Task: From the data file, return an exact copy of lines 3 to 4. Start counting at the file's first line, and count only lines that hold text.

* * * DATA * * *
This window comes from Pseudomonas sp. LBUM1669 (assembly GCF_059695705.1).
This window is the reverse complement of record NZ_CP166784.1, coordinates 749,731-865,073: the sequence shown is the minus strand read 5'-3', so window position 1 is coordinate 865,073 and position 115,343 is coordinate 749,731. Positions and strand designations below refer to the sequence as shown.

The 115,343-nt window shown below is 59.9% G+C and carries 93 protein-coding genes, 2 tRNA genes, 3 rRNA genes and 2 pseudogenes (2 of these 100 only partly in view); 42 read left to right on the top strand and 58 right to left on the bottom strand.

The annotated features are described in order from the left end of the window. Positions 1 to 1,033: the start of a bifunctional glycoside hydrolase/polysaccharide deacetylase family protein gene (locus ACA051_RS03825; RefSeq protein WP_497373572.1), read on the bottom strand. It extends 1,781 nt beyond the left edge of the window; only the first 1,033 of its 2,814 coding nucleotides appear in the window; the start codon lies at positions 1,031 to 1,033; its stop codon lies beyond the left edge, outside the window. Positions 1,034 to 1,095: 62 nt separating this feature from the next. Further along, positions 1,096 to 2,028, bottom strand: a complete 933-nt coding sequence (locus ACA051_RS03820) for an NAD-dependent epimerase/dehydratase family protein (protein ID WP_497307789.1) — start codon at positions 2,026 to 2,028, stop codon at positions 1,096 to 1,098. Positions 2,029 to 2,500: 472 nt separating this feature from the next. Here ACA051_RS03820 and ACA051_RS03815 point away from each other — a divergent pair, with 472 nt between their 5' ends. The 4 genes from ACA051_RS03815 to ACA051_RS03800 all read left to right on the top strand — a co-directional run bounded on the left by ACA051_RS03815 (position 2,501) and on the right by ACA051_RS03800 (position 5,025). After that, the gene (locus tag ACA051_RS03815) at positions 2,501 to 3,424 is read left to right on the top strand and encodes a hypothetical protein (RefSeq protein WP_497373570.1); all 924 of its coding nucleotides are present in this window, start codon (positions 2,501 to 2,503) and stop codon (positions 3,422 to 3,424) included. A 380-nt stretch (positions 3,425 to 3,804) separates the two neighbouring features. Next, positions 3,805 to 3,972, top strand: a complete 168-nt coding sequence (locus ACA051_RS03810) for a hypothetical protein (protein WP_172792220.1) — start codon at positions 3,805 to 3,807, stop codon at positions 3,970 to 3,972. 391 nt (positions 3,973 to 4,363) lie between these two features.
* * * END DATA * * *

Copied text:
The 115,343-nt window shown below is 59.9% G+C and carries 93 protein-coding genes, 2 tRNA genes, 3 rRNA genes and 2 pseudogenes (2 of these 100 only partly in view); 42 read left to right on the top strand and 58 right to left on the bottom strand.

The annotated features are described in order from the left end of the window. Positions 1 to 1,033: the start of a bifunctional glycoside hydrolase/polysaccharide deacetylase family protein gene (locus ACA051_RS03825; RefSeq protein WP_497373572.1), read on the bottom strand. It extends 1,781 nt beyond the left edge of the window; only the first 1,033 of its 2,814 coding nucleotides appear in the window; the start codon lies at positions 1,031 to 1,033; its stop codon lies beyond the left edge, outside the window. Positions 1,034 to 1,095: 62 nt separating this feature from the next. Further along, positions 1,096 to 2,028, bottom strand: a complete 933-nt coding sequence (locus ACA051_RS03820) for an NAD-dependent epimerase/dehydratase family protein (protein ID WP_497307789.1) — start codon at positions 2,026 to 2,028, stop codon at positions 1,096 to 1,098. Positions 2,029 to 2,500: 472 nt separating this feature from the next. Here ACA051_RS03820 and ACA051_RS03815 point away from each other — a divergent pair, with 472 nt between their 5' ends. The 4 genes from ACA051_RS03815 to ACA051_RS03800 all read left to right on the top strand — a co-directional run bounded on the left by ACA051_RS03815 (position 2,501) and on the right by ACA051_RS03800 (position 5,025). After that, the gene (locus tag ACA051_RS03815) at positions 2,501 to 3,424 is read left to right on the top strand and encodes a hypothetical protein (RefSeq protein WP_497373570.1); all 924 of its coding nucleotides are present in this window, start codon (positions 2,501 to 2,503) and stop codon (positions 3,422 to 3,424) included. A 380-nt stretch (positions 3,425 to 3,804) separates the two neighbouring features. Next, positions 3,805 to 3,972, top strand: a complete 168-nt coding sequence (locus ACA051_RS03810) for a hypothetical protein (protein WP_172792220.1) — start codon at positions 3,805 to 3,807, stop codon at positions 3,970 to 3,972. 391 nt (positions 3,973 to 4,363) lie between these two features.